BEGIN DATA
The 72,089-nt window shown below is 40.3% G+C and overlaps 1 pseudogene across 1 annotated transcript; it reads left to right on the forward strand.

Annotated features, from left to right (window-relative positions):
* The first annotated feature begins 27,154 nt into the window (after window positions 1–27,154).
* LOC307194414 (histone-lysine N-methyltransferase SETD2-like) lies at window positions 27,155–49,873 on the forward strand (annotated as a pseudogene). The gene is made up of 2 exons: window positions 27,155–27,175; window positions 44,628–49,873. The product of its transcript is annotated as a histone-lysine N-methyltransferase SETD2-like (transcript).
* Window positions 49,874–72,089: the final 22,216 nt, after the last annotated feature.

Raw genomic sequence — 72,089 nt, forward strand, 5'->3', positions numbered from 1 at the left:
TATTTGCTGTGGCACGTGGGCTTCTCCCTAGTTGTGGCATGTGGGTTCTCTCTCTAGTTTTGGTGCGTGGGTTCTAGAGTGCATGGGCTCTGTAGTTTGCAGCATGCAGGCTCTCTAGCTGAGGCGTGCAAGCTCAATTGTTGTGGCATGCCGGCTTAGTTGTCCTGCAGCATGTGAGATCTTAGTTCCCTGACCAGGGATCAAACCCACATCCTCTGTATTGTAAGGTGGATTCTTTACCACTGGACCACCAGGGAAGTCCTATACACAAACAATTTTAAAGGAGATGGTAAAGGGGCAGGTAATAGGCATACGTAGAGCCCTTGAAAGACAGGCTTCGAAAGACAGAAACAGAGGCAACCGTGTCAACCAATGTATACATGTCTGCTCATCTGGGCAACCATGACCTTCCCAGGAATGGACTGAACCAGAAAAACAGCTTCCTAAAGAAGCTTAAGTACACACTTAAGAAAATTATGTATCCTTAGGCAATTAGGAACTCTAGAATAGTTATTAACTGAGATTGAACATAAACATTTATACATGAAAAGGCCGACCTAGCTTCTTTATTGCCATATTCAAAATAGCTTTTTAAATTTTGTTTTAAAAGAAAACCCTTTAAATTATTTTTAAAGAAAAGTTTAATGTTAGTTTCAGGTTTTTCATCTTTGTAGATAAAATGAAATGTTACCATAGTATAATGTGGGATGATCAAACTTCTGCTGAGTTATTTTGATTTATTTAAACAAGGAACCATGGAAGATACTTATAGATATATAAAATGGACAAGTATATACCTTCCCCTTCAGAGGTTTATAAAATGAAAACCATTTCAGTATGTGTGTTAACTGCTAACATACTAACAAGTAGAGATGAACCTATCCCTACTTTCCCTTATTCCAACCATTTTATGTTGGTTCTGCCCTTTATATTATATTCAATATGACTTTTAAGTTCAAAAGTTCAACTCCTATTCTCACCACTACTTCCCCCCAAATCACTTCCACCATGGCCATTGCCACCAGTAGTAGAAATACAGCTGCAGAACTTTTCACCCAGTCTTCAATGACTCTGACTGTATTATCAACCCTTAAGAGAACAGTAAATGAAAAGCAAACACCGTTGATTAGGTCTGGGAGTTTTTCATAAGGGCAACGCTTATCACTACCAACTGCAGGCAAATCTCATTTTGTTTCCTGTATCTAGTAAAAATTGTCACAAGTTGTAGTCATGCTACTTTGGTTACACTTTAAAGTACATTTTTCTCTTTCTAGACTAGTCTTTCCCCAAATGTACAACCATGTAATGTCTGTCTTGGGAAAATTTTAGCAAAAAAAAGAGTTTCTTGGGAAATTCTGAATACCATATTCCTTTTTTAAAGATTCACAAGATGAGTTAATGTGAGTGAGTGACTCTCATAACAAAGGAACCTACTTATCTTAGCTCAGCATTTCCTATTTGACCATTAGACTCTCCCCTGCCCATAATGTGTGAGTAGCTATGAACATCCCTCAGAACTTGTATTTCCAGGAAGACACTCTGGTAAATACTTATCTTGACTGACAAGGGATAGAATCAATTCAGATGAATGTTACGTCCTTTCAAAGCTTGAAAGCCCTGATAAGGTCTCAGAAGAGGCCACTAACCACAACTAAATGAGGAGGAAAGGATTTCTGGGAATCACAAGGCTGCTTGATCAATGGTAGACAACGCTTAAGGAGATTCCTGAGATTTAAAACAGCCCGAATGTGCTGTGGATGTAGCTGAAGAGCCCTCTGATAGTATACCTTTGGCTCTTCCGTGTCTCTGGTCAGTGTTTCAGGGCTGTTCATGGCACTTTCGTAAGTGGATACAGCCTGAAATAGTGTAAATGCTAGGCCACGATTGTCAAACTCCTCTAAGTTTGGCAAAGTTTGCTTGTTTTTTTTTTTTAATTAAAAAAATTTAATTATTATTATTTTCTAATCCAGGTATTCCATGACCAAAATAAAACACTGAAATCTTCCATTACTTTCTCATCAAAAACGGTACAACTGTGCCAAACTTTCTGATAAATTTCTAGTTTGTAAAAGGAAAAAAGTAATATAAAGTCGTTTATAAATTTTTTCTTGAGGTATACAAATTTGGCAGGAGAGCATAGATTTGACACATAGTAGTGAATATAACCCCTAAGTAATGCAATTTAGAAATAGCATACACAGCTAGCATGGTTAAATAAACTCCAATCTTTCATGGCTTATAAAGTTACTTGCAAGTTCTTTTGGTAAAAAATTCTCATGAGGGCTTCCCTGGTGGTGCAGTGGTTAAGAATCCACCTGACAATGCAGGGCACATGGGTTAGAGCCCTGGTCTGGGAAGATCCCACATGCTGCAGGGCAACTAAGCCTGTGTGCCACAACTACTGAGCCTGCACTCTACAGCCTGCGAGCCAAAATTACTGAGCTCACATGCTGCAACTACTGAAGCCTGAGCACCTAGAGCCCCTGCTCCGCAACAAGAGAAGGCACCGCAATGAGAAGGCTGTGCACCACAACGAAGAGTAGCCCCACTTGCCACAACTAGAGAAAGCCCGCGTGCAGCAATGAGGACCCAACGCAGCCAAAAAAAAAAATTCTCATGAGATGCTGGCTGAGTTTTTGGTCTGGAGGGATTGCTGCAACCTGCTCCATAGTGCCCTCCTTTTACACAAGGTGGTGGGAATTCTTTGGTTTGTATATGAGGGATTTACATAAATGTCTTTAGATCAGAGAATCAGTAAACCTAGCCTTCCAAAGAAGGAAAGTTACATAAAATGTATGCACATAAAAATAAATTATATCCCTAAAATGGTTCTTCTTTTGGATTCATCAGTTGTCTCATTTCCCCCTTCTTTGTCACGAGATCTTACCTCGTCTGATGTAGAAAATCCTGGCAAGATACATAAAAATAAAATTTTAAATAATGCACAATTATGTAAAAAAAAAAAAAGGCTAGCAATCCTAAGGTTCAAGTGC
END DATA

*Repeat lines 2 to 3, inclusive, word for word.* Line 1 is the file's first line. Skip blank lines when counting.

Annotated features, from left to right (window-relative positions):
* The first annotated feature begins 27,154 nt into the window (after window positions 1–27,154).